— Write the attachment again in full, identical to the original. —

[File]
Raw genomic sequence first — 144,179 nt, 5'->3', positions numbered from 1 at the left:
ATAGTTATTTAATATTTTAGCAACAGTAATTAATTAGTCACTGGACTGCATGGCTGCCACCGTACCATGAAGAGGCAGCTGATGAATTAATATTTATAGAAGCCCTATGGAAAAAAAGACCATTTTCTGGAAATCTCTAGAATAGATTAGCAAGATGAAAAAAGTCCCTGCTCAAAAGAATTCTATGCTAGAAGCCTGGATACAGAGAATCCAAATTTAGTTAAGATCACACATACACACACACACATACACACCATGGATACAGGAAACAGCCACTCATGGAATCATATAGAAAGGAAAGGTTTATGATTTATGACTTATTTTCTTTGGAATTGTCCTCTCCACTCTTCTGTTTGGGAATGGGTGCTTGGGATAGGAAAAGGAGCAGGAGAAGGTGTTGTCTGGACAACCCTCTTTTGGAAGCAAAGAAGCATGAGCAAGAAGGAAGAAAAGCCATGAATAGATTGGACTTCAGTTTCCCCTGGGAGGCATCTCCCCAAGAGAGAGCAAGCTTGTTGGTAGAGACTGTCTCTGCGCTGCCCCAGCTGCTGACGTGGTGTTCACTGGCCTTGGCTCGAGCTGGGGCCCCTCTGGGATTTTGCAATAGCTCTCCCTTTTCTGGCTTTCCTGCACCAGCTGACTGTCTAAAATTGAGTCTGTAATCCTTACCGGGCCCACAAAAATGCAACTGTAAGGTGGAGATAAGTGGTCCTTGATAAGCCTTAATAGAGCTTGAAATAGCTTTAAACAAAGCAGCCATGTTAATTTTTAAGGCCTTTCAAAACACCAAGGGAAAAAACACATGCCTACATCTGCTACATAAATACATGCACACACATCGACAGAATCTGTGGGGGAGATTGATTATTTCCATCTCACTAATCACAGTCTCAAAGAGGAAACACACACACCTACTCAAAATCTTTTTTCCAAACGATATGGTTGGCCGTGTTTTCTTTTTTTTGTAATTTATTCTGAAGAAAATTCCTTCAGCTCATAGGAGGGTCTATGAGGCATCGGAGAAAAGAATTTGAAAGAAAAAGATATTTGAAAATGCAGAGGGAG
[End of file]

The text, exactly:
Raw genomic sequence first — 144,179 nt, 5'->3', positions numbered from 1 at the left:
ATAGTTATTTAATATTTTAGCAACAGTAATTAATTAGTCACTGGACTGCATGGCTGCCACCGTACCATGAAGAGGCAGCTGATGAATTAATATTTATAGAAGCCCTATGGAAAAAAAGACCATTTTCTGGAAATCTCTAGAATAGATTAGCAAGATGAAAAAAGTCCCTGCTCAAAAGAATTCTATGCTAGAAGCCTGGATACAGAGAATCCAAATTTAGTTAAGATCACACATACACACACACACATACACACCATGGATACAGGAAACAGCCACTCATGGAATCATATAGAAAGGAAAGGTTTATGATTTATGACTTATTTTCTTTGGAATTGTCCTCTCCACTCTTCTGTTTGGGAATGGGTGCTTGGGATAGGAAAAGGAGCAGGAGAAGGTGTTGTCTGGACAACCCTCTTTTGGAAGCAAAGAAGCATGAGCAAGAAGGAAGAAAAGCCATGAATAGATTGGACTTCAGTTTCCCCTGGGAGGCATCTCCCCAAGAGAGAGCAAGCTTGTTGGTAGAGACTGTCTCTGCGCTGCCCCAGCTGCTGACGTGGTGTTCACTGGCCTTGGCTCGAGCTGGGGCCCCTCTGGGATTTTGCAATAGCTCTCCCTTTTCTGGCTTTCCTGCACCAGCTGACTGTCTAAAATTGAGTCTGTAATCCTTACCGGGCCCACAAAAATGCAACTGTAAGGTGGAGATAAGTGGTCCTTGATAAGCCTTAATAGAGCTTGAAATAGCTTTAAACAAAGCAGCCATGTTAATTTTTAAGGCCTTTCAAAACACCAAGGGAAAAAACACATGCCTACATCTGCTACATAAATACATGCACACACATCGACAGAATCTGTGGGGGAGATTGATTATTTCCATCTCACTAATCACAGTCTCAAAGAGGAAACACACACACCTACTCAAAATCTTTTTTCCAAACGATATGGTTGGCCGTGTTTTCTTTTTTTTGTAATTTATTCTGAAGAAAATTCCTTCAGCTCATAGGAGGGTCTATGAGGCATCGGAGAAAAGAATTTGAAAGAAAAAGATATTTGAAAATGCAGAGGGAG